In the world of hardware startups, you always hear the same statement: hardware is hard. It was even noted in HBO’s The Defiant Ones documentary when Dr. Dre and Jimmy Iovine were starting Beats. Iovine told a story about Steve Jobs warning them and stating that “You can get killed in hardware, it is not as easy as it looks.”
While this might be true in terms of the complexity of designing, manufacturing, and shipping a physical product, but what if you had experience building one of the most successful consumer hardware products ever?
Meet Max Makeev and Mark Schnittman, the co-founders of Owl Labs in Somerville. The duo is on a mission to fix video conferencing for remote employees with its product the Meeting Owl. The video conferencing industry has competition from tech giants to lots of startups trying to gain market share in this market. However, it is the background story of each founder which tells a tale of why this company might rise above the rest.
Max Makeev - From Humble Beginnings
Makeev, Owl Labs’ CEO, was born in the 1980’s in Moscow during the communist era. His dad was never content with the fact that he couldn’t own a business, so he left Russia in 1989 with $360 in his pocket and a goal of moving his family to the United States.
At first, the family traveled through Europe to save money for the long term move to the US. Makeev’s dad got a job at a grocery store and he’ll never forget the first night his dad came home. “He came home with a box of fruit,” said Makeev. “It was amazing. In Russia, fifteen kids would split one banana.”
The Makeev family eventually landed in the US and settled down in Brooklyn, where his father started a business fixing sewing machines for shoe repair shops. After experiencing some ups and downs in this business, his father went on to start another venture which was focused on designing custom blinds for windows. Makeev remembers his dad was always able to make a dollar go a long way.
Math came easy to Makeev and upon entering college at the University of Florida, he decided to pursue an electrical engineering degree because he felt the career path had a strong debt-to-income ratio, as it was the harder segment of the engineering disciplines.
It was in his third year of college that he stumbled into the robotics lab, where he could see how electronics, sensors, and systems all came together to do intelligent things. It ignited an interest and passion which would be the foundation for what his career would become.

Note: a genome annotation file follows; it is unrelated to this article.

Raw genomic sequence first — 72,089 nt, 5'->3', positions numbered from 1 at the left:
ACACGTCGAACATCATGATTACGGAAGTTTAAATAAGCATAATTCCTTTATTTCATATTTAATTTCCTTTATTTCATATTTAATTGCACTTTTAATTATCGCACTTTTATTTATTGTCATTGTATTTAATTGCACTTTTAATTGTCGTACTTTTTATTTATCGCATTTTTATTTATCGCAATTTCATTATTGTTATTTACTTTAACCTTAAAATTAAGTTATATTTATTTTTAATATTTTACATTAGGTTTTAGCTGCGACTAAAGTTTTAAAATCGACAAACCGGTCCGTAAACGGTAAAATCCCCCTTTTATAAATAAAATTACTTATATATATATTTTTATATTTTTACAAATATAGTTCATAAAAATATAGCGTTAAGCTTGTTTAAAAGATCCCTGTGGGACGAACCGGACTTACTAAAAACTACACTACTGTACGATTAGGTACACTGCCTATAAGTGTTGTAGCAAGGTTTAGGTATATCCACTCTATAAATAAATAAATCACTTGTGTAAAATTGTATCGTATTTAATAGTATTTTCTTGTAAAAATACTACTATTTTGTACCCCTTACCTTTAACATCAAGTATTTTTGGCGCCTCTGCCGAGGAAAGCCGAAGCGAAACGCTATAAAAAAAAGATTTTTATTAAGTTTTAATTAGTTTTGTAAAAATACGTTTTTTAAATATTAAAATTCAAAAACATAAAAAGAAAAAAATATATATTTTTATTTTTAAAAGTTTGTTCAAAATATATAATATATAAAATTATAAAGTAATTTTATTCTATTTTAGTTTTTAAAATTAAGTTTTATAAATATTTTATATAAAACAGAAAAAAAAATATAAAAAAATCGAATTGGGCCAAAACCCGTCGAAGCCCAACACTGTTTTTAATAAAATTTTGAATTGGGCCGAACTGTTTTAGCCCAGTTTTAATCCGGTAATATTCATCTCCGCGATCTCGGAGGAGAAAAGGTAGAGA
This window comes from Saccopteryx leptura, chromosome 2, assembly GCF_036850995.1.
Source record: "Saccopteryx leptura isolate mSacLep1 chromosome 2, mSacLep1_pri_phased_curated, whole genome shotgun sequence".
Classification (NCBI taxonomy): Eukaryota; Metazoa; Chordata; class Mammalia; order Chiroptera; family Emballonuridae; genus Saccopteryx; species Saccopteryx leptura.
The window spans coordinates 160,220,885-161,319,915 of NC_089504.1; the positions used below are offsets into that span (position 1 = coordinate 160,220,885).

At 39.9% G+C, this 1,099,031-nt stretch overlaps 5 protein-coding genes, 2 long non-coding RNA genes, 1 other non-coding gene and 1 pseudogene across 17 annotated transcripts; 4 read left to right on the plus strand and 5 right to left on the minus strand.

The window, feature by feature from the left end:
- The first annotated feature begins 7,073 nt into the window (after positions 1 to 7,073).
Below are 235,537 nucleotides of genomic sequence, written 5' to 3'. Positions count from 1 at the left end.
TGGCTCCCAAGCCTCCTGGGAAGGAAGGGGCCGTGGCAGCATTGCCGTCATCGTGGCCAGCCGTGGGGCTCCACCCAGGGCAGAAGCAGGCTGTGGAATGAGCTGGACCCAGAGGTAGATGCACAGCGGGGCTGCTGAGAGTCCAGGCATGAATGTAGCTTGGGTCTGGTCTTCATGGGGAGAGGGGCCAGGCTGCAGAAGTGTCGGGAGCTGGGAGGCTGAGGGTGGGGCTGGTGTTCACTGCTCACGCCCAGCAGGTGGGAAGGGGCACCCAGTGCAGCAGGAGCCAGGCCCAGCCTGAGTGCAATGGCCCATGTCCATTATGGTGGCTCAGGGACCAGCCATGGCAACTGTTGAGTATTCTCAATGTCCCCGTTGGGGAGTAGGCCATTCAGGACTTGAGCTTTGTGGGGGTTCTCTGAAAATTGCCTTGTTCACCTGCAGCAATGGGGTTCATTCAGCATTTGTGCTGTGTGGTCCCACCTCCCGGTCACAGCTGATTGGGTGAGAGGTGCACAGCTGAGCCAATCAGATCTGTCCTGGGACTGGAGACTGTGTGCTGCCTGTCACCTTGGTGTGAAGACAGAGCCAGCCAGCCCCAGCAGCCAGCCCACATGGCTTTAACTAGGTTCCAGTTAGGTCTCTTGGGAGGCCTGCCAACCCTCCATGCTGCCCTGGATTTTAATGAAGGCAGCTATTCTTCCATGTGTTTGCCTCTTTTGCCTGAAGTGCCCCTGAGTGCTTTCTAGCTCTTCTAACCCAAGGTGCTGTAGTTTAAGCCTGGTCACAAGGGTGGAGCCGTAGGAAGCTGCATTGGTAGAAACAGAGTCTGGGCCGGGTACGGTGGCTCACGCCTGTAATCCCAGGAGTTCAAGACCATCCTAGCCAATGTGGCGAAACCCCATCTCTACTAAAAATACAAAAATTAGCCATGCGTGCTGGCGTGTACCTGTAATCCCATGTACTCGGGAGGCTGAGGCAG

After graduating, he was fortunate to land an internship with Mitsubishi Electric Research Laboratories (MERL), the R&D division of the company. It was during this internship where he grew a fondness for Massachusetts, as he was working in a lab full of Ph.D. and research students. “It was very energizing,” said Makeev.
A colleague of his made an intro to iRobot for a mechanical engineering internship which was the stepping stone he needed. The role ended up converting into a full-time position as an Associate Electrical Engineer.
It was 2004 and iRobot was getting ready to start working on the design and build of its next generation Roomba. It was the third generation of their home robotic vacuum which would be known as the 500 series. Makeev worked on electrical system designs, component price negotiations, as well as travel to interface with the Chinese contract manufacturer to bring Roomba to the masses.
Makeev progressed rapidly in his career at iRobot in the electrical engineering function, where he had the opportunity to work on several different products. Although this engineering work was gratifying, he ultimately decided to move to the business side and take on a role as a product manager.
He led the launch of the Roomba 800 series, which was the most successful product of its time back then. The 800 series launched with an AeroForce cleaning system, rubber brushes, and a new navigation method.
Even though he once thought that he would retire at iRobot, especially since they gave him plenty of opportunities to grow, it was Schnittman who got his head spinning around the idea of starting a company together.
Mark Schnittman - Mechanical Engineer to Entrepreneur
Schnittman (Owl Labs’ CTO) was born on Long Island. His father was a physics teacher and his mom was a special ed teacher for math and reading, before becoming a stay at home mom. Growing up, he remembers a lot of science around him.
His dad’s public school job gave Schnittman his first exposure to computers. “My dad was able to bring home a Commodore PET computer,” says Schnittman. Once he entered school, his family purchased an Apple IIe. He learned how to code in BASIC and make adventure games.
He went on to study mechanical engineering at Brown University. He was impressed with the school’s well-rounded curriculum, which featured a very strong engineering program but also a balanced approach to education where students were allowed to take classes outside of math and science.
After graduating, Schnittman ended up working at a 20 person machine design company in Lowell, Massachusetts.
He worked with a team that would design and build automated machinery for manufacturing. For example, a medical device company would need custom machinery to manufacture asthma inhalers. Schnittman focused on the mechanical design and the software controls of the machinery.
Schnittman decided to go back to school for his master’s degree and ended up getting a full scholarship at Tufts. After looking at different options, robotics ended up being the field of study which interested him the most.
For his thesis at Tufts, Schnittman worked on a robot that would carry groceries up and down stairs for elderly people. The project was sponsored by iRobot in terms of providing funding and mentorship.
“The goal was to help people stay in their homes longer,” said Schnittman. “Instead of having to move into an assisted living facility.”